Diamond v. Carbide : Weighing the Costs and Benefits

PCD tooling Under the right conditions and with proper maintenance and handling, significant cost savings can be achieved by running polycrystalline diamond (PCD) tooling.   Understanding the basics of diamond tooling is important when contemplating its use in your own production line.  First and foremost, think of it as the marathon runner, as it will yield the best results in continuous and steady cutting of homogeneous materials.  Diamond tooling is not advisable as an all-round tool that will be required to meet demands of a wide range of cutting applications on a day to day basis.  So, if you are machining different materials and want one tool to do it all, the diamond tool will not be able to excel as well as it will if you are machining, for instance, 3/4″ MDF all day long.

Polycrystalline diamond is manufactured in a high-pressure, high-temperature laboratory process that fuses diamond particles onto a carbide substrate, which, in turn, allows the diamond to be brazed onto a tool body.  PCD has an exceptionally high wear resistance factor, in particular with abrasive composite materials that are often difficult to machine with carbide.  Examples are:  particleboard, MDF, OSB, high pressure laminate, phenolic, fibre glass etc.  Depending on what material is being machined, it is not unheard of for a diamond tool to outrun carbide by a ratio of 300 : 1!  Nevertheless, when deciding whether to switch, be conservative in your cost analysis and base your decision on the diamond bit lasting 25x longer than carbide.  You won’t be disappointed!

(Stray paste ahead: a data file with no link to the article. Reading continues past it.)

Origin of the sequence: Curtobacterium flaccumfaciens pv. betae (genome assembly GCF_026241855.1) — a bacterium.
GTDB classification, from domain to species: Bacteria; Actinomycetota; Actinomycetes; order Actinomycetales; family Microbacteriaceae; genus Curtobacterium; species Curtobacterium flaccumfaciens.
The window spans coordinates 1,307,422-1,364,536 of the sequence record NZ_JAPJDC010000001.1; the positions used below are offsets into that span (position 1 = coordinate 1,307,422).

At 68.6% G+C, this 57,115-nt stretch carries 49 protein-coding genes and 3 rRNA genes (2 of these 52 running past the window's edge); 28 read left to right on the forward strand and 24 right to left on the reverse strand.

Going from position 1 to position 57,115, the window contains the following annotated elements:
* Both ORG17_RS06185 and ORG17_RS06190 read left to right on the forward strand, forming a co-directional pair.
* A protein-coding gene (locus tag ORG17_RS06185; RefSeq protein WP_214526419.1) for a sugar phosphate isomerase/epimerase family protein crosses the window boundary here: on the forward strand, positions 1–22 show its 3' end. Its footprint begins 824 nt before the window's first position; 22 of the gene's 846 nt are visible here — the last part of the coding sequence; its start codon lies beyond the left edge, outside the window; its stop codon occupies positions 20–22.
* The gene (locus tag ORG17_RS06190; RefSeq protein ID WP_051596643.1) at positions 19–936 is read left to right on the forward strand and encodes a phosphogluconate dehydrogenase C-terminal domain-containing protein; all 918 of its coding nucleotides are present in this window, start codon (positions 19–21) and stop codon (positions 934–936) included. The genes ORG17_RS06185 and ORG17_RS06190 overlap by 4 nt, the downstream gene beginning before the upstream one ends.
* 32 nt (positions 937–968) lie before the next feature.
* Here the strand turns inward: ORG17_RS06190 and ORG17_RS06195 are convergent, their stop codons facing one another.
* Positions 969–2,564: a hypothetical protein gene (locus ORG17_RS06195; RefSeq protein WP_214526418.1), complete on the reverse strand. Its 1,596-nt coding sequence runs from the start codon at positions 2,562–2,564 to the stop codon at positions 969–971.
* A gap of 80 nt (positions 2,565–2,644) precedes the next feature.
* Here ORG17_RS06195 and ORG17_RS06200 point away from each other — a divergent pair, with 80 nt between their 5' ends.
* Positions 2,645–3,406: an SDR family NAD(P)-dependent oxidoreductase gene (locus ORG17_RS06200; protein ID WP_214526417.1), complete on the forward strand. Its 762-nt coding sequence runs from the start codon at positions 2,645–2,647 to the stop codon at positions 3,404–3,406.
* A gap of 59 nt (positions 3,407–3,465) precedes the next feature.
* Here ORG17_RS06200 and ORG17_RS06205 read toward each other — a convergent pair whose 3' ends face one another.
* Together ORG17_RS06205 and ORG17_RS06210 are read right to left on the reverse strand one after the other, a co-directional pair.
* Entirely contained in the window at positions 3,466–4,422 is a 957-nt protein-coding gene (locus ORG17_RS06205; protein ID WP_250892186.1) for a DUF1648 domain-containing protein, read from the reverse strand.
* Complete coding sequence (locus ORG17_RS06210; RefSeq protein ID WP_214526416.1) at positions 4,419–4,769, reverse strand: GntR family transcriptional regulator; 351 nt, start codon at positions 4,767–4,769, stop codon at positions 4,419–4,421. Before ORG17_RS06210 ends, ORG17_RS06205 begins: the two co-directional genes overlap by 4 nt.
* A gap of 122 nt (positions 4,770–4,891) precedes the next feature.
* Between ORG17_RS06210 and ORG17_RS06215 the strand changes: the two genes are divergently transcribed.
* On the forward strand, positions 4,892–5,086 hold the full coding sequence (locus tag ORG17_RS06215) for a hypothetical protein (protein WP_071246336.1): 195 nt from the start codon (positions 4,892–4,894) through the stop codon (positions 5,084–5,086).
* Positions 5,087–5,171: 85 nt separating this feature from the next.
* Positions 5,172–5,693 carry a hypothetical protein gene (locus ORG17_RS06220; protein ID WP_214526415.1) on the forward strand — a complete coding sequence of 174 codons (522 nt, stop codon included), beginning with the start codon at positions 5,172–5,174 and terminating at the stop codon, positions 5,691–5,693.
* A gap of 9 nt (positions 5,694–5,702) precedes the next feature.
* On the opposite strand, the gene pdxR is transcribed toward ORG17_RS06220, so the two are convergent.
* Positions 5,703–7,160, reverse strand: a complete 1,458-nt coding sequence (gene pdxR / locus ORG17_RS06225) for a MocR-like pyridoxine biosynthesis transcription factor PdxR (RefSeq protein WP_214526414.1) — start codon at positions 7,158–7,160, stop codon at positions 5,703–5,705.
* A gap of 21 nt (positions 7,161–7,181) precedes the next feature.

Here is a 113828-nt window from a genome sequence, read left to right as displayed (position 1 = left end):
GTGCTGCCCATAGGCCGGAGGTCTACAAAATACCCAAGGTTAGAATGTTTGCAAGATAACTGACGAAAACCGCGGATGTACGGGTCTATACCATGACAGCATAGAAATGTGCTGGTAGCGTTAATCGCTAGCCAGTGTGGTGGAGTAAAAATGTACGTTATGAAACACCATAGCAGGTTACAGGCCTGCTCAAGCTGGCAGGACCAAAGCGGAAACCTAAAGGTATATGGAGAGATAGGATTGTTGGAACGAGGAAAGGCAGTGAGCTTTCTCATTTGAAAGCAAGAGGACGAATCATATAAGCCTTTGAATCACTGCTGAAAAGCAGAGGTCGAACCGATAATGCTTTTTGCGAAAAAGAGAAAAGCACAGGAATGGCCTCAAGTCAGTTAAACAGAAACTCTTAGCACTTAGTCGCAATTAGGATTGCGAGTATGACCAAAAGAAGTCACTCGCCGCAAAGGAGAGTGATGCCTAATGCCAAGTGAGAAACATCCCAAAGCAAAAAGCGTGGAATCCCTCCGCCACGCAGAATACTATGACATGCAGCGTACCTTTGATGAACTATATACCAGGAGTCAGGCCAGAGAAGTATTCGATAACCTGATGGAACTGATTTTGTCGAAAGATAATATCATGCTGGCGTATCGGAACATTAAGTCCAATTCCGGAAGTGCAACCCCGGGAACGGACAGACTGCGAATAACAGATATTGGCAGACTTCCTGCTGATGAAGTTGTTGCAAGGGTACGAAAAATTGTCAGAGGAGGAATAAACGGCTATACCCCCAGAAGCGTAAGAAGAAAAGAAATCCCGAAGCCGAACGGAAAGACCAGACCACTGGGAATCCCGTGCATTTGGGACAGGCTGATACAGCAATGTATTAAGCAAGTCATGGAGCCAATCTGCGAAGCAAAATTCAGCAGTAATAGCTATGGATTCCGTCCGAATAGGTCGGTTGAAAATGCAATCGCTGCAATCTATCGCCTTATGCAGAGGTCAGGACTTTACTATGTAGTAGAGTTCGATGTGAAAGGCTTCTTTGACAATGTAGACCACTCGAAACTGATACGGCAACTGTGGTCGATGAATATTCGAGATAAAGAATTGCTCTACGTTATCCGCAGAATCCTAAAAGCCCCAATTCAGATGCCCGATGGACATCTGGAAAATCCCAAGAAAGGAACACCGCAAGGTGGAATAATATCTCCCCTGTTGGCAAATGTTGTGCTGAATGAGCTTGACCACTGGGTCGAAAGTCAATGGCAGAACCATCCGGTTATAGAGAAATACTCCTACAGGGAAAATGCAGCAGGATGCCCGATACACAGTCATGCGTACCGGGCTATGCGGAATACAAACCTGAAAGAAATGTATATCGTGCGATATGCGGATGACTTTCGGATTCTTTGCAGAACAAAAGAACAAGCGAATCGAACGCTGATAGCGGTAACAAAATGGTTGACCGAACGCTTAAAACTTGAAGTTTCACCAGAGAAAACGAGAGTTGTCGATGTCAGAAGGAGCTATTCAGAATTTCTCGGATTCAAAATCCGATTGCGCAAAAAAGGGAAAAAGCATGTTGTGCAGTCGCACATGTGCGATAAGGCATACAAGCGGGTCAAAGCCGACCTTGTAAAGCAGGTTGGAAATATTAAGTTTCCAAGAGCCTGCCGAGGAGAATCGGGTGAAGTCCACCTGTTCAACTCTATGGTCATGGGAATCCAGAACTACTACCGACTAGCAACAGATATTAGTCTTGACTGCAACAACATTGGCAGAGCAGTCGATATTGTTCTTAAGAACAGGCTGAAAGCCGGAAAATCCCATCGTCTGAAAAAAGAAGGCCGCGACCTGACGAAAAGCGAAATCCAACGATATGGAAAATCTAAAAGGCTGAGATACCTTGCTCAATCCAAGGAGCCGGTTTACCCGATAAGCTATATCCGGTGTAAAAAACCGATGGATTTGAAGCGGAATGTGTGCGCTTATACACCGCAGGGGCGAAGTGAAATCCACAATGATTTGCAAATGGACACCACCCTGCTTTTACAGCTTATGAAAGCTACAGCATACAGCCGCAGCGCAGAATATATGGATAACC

The original developers of synthetic diamond were GE (Specialty Materials Division) and DeBeers  (Element 6) who pioneered this process and mastered the know-how of synthesizing diamond for industrial cutting applications.  Meanwhile, there are a number of synthetic diamond tool blank manufacturers, and the quality, durability and wear resistance is not always equal.